Starved for Yield? Try Junk Bond Funds

Now could be a good time to allocate some of your portfolio to higher-yielding securities.

By + More

If you've never thought about devoting a slice of your fixed-income portfolio to high-yield bond funds, now may be a good time. High-yield bonds—often referred to as junk bonds—are those rated BB or lower. (Ratings agencies like Standard & Poor's, Fitch, and Moody's evaluate the riskiness of bonds—whether issued by governments or corporations—and assign ratings to the individual securities.) High-yield bonds are considered risky because the issuers have a higher probability of defaulting on their debt than those with higher ratings. Although they're much riskier than U.S. treasuries and investment-grade corporate bonds, a small allocation can benefit investors seeking more generous yields, some experts say.

Tom Lydon, editor of, believes high-yield bond funds are one asset class to watch over the next year or so. "Here's an opportunity or maybe a trade where you can move into something that's going to produce higher income," he says. Currently, Lydon's favorite high-yield ETF is SPDR Barclays Capital High-Yield Bond ETF (JNK), which yields 10 percent. In this market, it's tough to find a decent yield, he says, because most investments are currently paying very little (10-year treasuries currently yield only 2.6 percent). Lydon says investors aren't getting enough yield in some longer-term treasuries to offset the additional risk of rising interest rates over the next year or so. But given last quarter's strong corporate earnings and lower default rates among companies, high-yield bond funds could be an attractive alternative. He suggests allocating about 50 percent of your fixed-income portfolio to high-grade and junk corporate bond funds.

[See U.S. News's list of the 100 Best Mutual Funds for the Long Term and use our Mutual Fund Score to find the best investments for you.]

On the other hand, some financial advisers are trimming high-yield holdings in their clients' portfolios. Adam Bold, founder of The Mutual Fund Store, an investment firm, took a large position in high-yield bond funds in January 2009 when he believed high-yield funds were at their most attractive level. Bold thinks valuations are still promising, especially with interest rates as low as they are, but they're not as appealing as they were in 2009. "We're in the attractive zone, not the really great value zone," he says. "That's why we still have exposure to high yield."

[See When Choosing a Bond Fund, Keep These Factors in Mind.]

Bold favors two high-yield funds: Artio Global High Income (BJBHX) and T. Rowe Price High-Yield (PRHYX). He says both of the funds' managers have generated consistent returns over time. Keep in mind that you may already have a fairly large allocation to high-yield bond funds through a diversified bond holding. For investors who want to dedicate just a small part of their fixed-income portfolio to high-yield bonds, Bold suggests investors look to Loomis Sayles Bond (LSBRX), an intermediate-term multisector bond fund that invests in a wide range of fixed-income securities. As of the end of June, management has allocated about 30 percent of the portfolio to high-yield securities.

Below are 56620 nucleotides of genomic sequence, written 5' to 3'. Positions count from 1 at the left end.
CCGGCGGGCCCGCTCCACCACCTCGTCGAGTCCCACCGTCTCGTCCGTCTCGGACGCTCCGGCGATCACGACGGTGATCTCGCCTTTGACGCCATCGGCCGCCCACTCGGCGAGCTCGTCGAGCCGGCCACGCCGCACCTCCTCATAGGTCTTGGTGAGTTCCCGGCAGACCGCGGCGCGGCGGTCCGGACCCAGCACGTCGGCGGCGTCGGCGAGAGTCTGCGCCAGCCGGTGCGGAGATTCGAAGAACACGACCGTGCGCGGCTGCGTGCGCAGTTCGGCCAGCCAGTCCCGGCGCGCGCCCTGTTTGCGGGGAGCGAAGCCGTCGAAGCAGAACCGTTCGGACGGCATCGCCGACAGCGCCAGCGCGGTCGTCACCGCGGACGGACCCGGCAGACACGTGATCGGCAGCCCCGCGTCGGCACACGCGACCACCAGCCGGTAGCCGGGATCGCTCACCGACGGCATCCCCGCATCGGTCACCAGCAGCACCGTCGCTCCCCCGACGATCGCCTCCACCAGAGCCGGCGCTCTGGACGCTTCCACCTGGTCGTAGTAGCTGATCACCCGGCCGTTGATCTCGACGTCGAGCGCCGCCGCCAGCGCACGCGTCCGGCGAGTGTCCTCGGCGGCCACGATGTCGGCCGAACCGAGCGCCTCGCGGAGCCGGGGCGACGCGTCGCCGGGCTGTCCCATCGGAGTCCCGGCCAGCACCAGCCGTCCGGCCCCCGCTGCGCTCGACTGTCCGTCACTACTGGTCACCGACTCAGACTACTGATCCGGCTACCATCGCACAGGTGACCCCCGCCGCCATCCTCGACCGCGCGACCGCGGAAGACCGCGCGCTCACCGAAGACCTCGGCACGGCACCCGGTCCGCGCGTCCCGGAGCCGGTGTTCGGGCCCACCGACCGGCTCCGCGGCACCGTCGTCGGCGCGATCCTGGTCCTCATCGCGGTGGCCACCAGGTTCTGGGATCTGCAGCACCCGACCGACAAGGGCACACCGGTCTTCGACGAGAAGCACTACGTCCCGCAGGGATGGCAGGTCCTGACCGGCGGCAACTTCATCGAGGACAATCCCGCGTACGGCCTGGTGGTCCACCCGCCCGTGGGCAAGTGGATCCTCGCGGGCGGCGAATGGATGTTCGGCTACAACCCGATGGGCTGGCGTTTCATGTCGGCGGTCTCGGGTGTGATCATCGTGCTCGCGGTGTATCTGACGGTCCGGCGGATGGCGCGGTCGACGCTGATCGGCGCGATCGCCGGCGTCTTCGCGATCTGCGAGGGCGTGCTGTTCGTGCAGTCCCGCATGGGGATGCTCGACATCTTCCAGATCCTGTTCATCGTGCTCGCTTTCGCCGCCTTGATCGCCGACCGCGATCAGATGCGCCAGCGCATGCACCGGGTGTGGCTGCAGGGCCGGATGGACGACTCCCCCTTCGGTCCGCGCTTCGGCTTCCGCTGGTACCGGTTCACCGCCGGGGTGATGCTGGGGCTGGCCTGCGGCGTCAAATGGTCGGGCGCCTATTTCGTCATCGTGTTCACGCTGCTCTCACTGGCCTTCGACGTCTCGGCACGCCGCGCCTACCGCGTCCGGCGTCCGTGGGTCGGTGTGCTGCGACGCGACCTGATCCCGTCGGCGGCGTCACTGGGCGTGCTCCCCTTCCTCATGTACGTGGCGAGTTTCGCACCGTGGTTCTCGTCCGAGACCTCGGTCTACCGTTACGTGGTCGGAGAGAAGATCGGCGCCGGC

[See U.S. News's top-ranked high-yield bond funds.]

Bold cautions investors against getting too comfortable with low interest rates, given that they can only go up. The Federal Reserve has kept the target range for the federal funds rate (what the Fed charges banks to borrow money on a short-term basis) between zero and 0.25 percent since December 2008 and has, since March 2009, repeated its pledge to keep rates low for an "extended period." When rates finally rise, investments like treasuries will be the most negatively affected, and corporate bonds will also suffer somewhat. (Yields move in the opposite direction of price, so when rates rise, the price of bonds will inevitably fall.)

[See How to Navigate a Low-Rate Environment.]

"If interest rates go up, the value of those existing bonds will go down just because interest rates are higher," Bold says. "But on the other hand, interest rates will only go up at a point in which the economy is doing better, and if the economy is doing better, then the likelihood of these sub-investment-grade companies being able to pay the interest—and ultimately pay back the principal on their bonds—will also go up." It's a bit of a trade-off for investors. The Fed probably won't raise rates until the economic picture improves, but once it does, there's a chance that some of these junk-rated companies will be upgraded to a higher credit level like BBB or A-.